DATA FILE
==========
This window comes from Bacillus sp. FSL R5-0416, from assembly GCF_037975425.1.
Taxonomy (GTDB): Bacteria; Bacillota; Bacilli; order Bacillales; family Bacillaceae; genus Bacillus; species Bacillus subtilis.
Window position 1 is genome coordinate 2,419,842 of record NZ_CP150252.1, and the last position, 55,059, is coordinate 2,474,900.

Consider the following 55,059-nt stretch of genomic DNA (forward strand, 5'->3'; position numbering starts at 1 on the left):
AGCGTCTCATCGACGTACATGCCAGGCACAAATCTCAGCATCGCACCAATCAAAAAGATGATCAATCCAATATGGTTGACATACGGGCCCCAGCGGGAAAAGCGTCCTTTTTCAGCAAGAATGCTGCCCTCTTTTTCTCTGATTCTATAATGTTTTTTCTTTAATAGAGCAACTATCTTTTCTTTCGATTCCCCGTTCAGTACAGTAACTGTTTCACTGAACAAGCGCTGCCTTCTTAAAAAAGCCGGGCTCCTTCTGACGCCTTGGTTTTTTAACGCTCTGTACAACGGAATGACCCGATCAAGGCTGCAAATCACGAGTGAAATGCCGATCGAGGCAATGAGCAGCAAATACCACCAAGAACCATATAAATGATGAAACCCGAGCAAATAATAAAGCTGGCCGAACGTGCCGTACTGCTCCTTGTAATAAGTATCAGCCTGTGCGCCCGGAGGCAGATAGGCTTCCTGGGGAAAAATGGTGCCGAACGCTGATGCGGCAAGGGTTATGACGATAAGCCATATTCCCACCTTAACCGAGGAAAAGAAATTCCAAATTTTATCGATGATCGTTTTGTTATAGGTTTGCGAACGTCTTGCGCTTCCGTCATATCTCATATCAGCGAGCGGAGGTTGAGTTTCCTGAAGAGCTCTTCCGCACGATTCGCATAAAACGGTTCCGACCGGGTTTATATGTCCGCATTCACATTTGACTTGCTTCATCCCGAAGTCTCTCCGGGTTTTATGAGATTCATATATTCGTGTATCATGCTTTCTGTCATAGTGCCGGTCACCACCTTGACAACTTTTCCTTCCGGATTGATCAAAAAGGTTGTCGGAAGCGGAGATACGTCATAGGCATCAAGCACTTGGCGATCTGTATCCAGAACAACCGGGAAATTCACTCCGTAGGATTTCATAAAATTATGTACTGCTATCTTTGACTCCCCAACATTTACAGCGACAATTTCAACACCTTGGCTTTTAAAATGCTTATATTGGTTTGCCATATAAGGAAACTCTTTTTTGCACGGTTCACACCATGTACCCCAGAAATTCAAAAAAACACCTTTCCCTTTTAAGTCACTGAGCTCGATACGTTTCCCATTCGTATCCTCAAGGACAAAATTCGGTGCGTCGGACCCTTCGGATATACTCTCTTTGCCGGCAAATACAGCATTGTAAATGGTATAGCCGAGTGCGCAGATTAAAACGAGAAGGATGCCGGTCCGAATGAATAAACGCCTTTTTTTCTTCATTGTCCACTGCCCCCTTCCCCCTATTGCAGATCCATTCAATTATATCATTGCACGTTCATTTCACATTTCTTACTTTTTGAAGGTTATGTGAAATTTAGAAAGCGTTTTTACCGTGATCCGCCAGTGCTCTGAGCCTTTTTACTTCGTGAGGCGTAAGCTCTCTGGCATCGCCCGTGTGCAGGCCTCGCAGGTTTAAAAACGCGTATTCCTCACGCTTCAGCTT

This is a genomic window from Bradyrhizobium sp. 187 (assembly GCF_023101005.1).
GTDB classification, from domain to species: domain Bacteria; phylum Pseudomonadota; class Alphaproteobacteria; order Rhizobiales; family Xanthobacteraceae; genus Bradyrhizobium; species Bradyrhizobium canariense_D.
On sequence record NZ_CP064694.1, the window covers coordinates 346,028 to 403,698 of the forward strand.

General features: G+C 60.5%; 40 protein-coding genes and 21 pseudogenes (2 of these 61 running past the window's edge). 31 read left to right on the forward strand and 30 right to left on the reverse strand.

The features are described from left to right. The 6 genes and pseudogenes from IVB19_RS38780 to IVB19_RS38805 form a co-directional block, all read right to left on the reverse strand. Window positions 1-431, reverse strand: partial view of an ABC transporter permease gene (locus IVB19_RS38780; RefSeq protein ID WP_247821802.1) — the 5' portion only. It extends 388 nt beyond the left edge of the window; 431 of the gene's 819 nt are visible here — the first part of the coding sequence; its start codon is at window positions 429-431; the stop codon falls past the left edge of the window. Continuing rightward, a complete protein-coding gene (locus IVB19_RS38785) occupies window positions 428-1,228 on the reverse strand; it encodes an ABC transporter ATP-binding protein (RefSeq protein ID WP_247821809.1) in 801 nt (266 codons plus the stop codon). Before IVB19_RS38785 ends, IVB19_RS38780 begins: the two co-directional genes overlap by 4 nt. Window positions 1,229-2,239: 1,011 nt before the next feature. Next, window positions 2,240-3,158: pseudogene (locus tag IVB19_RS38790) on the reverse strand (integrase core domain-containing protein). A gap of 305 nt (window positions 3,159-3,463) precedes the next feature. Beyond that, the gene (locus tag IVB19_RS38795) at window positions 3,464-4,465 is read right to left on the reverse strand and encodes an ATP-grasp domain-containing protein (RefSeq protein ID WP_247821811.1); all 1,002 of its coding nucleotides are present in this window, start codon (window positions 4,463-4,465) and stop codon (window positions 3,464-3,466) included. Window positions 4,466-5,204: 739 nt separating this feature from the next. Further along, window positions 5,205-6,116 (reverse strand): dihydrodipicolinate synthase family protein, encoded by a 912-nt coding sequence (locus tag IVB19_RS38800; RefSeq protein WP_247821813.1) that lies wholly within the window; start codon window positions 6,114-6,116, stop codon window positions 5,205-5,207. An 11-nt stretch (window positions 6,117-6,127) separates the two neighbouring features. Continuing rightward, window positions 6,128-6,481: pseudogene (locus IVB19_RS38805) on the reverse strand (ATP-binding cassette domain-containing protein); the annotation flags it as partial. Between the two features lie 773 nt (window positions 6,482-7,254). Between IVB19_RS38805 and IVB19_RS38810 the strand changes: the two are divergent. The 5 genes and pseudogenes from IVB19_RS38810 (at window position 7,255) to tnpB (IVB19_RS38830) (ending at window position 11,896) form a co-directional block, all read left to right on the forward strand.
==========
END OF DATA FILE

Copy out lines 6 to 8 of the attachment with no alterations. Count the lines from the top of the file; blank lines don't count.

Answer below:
This is a genomic window from Bradyrhizobium sp. 187 (assembly GCF_023101005.1).
GTDB classification, from domain to species: domain Bacteria; phylum Pseudomonadota; class Alphaproteobacteria; order Rhizobiales; family Xanthobacteraceae; genus Bradyrhizobium; species Bradyrhizobium canariense_D.
On sequence record NZ_CP064694.1, the window covers coordinates 346,028 to 403,698 of the forward strand.